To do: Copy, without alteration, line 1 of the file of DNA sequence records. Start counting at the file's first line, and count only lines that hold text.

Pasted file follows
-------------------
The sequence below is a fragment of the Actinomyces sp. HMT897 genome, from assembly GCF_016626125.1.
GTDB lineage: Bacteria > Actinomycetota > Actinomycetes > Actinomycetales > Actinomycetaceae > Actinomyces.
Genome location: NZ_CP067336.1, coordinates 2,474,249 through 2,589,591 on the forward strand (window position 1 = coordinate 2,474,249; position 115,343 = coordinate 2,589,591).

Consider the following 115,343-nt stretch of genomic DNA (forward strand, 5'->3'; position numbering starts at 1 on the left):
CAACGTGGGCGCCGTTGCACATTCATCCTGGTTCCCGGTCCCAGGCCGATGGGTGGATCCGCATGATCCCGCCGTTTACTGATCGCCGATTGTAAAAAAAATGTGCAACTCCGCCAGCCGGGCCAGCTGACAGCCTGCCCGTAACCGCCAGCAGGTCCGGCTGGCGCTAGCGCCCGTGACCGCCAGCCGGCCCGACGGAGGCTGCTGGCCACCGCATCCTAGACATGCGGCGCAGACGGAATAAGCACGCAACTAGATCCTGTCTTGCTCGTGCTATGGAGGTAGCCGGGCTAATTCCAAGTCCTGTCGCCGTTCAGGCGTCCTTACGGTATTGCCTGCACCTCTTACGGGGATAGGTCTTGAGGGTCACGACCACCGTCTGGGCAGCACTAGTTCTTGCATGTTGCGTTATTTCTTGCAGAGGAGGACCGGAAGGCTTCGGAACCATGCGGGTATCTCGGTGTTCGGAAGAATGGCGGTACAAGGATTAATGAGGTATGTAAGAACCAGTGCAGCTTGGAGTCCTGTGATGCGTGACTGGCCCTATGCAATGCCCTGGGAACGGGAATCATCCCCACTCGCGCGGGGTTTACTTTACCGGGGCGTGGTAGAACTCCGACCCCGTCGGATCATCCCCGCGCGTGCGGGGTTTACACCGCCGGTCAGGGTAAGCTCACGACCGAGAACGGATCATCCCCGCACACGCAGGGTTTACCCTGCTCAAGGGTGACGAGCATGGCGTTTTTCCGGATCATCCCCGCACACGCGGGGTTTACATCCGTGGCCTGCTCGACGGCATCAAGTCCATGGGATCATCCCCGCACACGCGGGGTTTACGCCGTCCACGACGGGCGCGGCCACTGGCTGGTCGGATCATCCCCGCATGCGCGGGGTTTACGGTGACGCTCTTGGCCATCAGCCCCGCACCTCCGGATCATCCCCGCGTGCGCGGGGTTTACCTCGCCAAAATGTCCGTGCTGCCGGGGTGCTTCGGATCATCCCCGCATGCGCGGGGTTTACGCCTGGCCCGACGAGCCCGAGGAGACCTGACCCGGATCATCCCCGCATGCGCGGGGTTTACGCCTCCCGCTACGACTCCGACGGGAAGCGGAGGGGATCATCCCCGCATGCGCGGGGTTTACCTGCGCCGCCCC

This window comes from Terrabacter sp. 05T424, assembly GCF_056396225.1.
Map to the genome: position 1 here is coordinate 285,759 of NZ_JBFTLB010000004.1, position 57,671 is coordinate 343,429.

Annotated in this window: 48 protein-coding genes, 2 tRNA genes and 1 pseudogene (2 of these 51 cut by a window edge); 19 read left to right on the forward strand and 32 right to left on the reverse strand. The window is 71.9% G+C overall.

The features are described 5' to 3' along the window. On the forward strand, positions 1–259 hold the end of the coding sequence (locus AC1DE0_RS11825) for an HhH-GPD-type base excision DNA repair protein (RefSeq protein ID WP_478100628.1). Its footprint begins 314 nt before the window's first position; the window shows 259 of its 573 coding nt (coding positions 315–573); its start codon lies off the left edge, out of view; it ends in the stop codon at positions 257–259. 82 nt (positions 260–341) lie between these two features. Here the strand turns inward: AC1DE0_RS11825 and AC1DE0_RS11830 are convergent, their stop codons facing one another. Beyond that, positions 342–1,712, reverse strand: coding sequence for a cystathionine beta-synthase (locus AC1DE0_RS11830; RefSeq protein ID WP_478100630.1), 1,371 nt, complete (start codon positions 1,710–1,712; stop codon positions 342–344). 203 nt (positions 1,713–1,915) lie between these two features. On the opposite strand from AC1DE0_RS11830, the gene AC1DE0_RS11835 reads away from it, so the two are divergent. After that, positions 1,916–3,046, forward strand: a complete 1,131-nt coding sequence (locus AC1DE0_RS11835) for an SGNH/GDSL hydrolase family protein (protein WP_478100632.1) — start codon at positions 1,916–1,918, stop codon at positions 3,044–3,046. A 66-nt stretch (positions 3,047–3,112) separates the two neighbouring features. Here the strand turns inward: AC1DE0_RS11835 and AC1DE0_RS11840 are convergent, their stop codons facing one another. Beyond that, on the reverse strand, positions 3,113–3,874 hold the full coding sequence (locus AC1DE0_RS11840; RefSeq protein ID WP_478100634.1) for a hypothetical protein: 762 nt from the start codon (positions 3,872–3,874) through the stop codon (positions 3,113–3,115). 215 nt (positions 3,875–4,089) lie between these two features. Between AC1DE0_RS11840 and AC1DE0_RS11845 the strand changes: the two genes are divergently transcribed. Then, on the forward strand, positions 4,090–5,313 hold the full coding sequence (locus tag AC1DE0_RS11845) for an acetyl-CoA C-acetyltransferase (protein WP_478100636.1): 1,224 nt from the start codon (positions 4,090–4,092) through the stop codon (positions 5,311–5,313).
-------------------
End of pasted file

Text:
The sequence below is a fragment of the Actinomyces sp. HMT897 genome, from assembly GCF_016626125.1.